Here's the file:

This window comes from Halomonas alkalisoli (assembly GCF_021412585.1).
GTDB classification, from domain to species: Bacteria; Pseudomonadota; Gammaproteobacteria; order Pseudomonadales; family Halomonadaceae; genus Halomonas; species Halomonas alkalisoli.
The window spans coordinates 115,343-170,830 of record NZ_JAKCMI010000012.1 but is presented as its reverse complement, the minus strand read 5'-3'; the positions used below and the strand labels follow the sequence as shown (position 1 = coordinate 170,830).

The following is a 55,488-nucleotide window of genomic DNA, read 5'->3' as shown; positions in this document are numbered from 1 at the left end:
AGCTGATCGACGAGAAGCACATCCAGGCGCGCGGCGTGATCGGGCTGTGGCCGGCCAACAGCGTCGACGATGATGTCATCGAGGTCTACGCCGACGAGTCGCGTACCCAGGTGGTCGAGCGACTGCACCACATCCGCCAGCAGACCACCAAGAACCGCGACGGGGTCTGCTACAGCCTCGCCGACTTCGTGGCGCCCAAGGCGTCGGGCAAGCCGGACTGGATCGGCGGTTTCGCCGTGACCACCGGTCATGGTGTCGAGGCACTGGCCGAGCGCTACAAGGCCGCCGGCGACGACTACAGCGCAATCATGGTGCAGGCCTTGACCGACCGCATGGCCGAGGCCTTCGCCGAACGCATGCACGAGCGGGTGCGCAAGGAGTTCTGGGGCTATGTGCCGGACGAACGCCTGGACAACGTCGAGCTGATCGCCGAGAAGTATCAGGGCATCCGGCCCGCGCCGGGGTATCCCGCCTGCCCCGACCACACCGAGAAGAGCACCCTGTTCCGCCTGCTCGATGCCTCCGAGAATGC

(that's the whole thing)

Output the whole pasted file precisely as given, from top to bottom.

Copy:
This window comes from Halomonas alkalisoli (assembly GCF_021412585.1).
GTDB classification, from domain to species: Bacteria; Pseudomonadota; Gammaproteobacteria; order Pseudomonadales; family Halomonadaceae; genus Halomonas; species Halomonas alkalisoli.
The window spans coordinates 115,343-170,830 of record NZ_JAKCMI010000012.1 but is presented as its reverse complement, the minus strand read 5'-3'; the positions used below and the strand labels follow the sequence as shown (position 1 = coordinate 170,830).

The following is a 55,488-nucleotide window of genomic DNA, read 5'->3' as shown; positions in this document are numbered from 1 at the left end:
AGCTGATCGACGAGAAGCACATCCAGGCGCGCGGCGTGATCGGGCTGTGGCCGGCCAACAGCGTCGACGATGATGTCATCGAGGTCTACGCCGACGAGTCGCGTACCCAGGTGGTCGAGCGACTGCACCACATCCGCCAGCAGACCACCAAGAACCGCGACGGGGTCTGCTACAGCCTCGCCGACTTCGTGGCGCCCAAGGCGTCGGGCAAGCCGGACTGGATCGGCGGTTTCGCCGTGACCACCGGTCATGGTGTCGAGGCACTGGCCGAGCGCTACAAGGCCGCCGGCGACGACTACAGCGCAATCATGGTGCAGGCCTTGACCGACCGCATGGCCGAGGCCTTCGCCGAACGCATGCACGAGCGGGTGCGCAAGGAGTTCTGGGGCTATGTGCCGGACGAACGCCTGGACAACGTCGAGCTGATCGCCGAGAAGTATCAGGGCATCCGGCCCGCGCCGGGGTATCCCGCCTGCCCCGACCACACCGAGAAGAGCACCCTGTTCCGCCTGCTCGATGCCTCCGAGAATGC